LONDON (Reuters) - David Bowie’s first album of new music in a decade sees the influential musician back to his best, critics said in reviews rushed out on Tuesday, two weeks before its release.
“The Next Day”, which hits stores in Britain on March 11 and a day later in the United States, could even be the “greatest comeback in rock’n’roll history”, according to The Independent’s Andy Gill.
As well as a series of glowing reviews, this week also saw the launch of the second single from the 14-track album called “The Stars (Are out Tonight)”, accompanied by a surreal video starring the Starman himself and Tilda Swinton as his wife.
In it the middle-aged couple’s daily routine is upset by the arrival of a group of mysterious, androgynous celebrities next door who enter their dreams and reawaken old desires and fears.
“They burn you with their radiant smiles/Trap you with their beautiful eyes” read the lyrics on Bowie’s official website.
As befits an “event” album with so much hype surrounding it, several newspapers gave The Next Day a track-by-track analysis.
“David Bowie’s The Next Day may be the greatest comeback album ever,” said Gill in his five-star assessment.
“It’s certainly rare to hear a comeback effort that not only reflects an artist’s own best work, but stands alongside it in terms of quality,” he added.
Neil McCormick of the Telegraph also gave the record top marks, calling it “an ... emotionally charged, musically jagged, electric bolt through his own mythos and the mixed-up, celebrity-obsessed, war-torn world of the 21st century.”
Even in an age when veteran musical comebacks are a daily occurrence, the fascination with Bowie appears to be huge.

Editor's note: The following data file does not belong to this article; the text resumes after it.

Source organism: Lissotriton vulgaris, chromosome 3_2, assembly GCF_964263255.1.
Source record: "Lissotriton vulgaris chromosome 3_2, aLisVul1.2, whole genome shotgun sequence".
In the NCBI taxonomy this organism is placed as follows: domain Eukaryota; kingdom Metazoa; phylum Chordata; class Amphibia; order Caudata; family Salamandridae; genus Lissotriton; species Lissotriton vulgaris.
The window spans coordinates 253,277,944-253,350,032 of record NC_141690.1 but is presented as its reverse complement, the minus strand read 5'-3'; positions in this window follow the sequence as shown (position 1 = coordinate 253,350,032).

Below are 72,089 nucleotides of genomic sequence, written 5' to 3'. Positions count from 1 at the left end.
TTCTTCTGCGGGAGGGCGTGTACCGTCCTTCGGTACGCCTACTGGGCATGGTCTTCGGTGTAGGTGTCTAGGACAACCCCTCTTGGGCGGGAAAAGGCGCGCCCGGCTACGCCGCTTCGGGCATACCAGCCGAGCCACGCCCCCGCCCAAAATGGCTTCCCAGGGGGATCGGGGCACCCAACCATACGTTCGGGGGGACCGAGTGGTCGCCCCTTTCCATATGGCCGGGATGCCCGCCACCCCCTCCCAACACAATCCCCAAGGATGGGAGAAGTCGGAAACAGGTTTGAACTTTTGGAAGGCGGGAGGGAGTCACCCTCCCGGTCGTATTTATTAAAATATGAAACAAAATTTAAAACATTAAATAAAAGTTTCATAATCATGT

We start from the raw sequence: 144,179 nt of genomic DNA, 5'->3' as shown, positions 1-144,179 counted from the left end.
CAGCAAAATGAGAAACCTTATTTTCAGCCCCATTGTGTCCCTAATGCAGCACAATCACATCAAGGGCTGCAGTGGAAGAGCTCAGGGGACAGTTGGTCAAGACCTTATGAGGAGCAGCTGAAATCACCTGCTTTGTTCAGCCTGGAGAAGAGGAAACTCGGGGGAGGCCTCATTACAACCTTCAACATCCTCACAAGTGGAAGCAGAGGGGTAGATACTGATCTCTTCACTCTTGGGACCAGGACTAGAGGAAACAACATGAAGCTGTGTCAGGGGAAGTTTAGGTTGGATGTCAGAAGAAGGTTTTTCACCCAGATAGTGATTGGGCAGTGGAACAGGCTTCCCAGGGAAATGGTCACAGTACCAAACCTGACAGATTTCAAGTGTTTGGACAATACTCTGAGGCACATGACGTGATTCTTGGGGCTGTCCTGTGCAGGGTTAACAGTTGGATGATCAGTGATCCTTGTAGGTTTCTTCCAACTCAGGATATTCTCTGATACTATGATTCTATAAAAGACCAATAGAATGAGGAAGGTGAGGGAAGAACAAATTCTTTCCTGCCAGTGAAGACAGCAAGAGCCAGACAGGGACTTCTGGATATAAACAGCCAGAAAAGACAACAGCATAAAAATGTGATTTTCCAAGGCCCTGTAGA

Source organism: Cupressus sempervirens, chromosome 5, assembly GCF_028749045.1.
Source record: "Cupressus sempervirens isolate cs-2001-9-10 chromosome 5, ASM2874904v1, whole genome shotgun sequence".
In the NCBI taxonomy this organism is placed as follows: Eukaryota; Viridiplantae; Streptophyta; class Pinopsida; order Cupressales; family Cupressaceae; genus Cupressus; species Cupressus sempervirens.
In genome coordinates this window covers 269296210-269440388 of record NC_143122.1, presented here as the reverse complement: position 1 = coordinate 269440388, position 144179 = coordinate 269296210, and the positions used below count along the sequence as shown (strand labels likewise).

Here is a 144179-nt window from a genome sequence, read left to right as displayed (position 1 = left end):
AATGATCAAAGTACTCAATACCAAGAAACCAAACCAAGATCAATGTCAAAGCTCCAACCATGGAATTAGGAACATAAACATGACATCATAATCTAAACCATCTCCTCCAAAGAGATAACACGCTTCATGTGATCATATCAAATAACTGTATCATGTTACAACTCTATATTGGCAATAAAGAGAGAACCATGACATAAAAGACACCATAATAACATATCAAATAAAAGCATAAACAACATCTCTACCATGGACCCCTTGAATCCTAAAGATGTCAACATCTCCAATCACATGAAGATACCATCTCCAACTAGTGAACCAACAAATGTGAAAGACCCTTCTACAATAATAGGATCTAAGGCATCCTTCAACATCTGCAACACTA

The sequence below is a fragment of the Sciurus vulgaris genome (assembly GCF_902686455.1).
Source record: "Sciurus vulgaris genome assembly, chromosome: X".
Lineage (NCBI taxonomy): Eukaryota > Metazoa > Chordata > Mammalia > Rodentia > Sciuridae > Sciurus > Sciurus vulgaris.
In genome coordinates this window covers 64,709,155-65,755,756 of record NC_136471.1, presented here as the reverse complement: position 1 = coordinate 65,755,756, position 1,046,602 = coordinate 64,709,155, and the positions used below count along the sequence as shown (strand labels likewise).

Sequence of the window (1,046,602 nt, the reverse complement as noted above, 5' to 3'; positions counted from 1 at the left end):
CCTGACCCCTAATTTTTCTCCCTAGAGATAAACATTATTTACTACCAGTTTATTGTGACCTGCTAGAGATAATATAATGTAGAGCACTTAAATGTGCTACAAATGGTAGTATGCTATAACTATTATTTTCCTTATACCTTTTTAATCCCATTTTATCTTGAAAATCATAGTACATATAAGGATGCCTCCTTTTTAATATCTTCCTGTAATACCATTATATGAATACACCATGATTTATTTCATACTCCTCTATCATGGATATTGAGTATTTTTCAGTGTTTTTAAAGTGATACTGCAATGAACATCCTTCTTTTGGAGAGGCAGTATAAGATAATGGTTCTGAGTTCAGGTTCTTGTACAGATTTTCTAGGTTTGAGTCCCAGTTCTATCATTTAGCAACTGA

Music magazine NME is dedicating a six-page cover feature to the singer, while the Victoria and Albert Museum in London is staging a major exhibition looking at his music, art and groundbreaking fashion.
More than 26,000 tickets have already been sold to the show, which opens on March 23.
Alexis Petridis, writing in the Guardian, argued that, while containing references to Bowie’s past work, it largely avoided becoming a sonic memoir of a stellar musical career.
And he said that the secrecy surrounding the making of the album, and genuine media surprise when it was announced on Bowie’s 66th birthday last month, risked overshadowing the quality of the music itself.
“That doesn’t seem a fair fate for an album that’s thought-provoking, strange and filled with great songs,” he said. “Listening to it makes you hope it’s not a one-off, that his return continues apace.”
Songs singled out by critics included “Valentine’s Day”, couched, according to Gill, “in one of the album’s most engaging pop arrangements”, and “Dancing Out In Space”, described by Will Hodgkinson of The Times as a “nightclub smash”.
“You Feel So Lonely You Could Die”, the penultimate track, provides the climax which McCormick calls “fantastic, a lush companion piece to Ziggy’s Rock’n’roll Suicide that drips vitriol in place of compassion.”
Now that the album is complete, the question on many fans’ lips is whether Bowie will return to the stage to perform live.
The singer himself has dodged the limelight altogether since the comeback, but guitarist Gerry Leonard told Rolling Stone magazine that he thought it was “50-50” that Bowie would tour.
The glam-rock star, born David Jones in south London in 1947, shot to fame with “Space Oddity” in 1969, and later with his alter ego Ziggy Stardust, before establishing himself as a chart-topping force in the early 1980s.
His long absence from the music scene led to speculation he had retired, with British newspapers reporting as recently as October that he had disappeared from the limelight for good.
Bowie’s last album of new material was “Reality”, released a decade ago, and he underwent emergency heart surgery while on tour in 2004. His last stage performance was as a guest at a charity concert in New York in 2006.
Reporting by Mike Collett-White, editing by Paul Casciato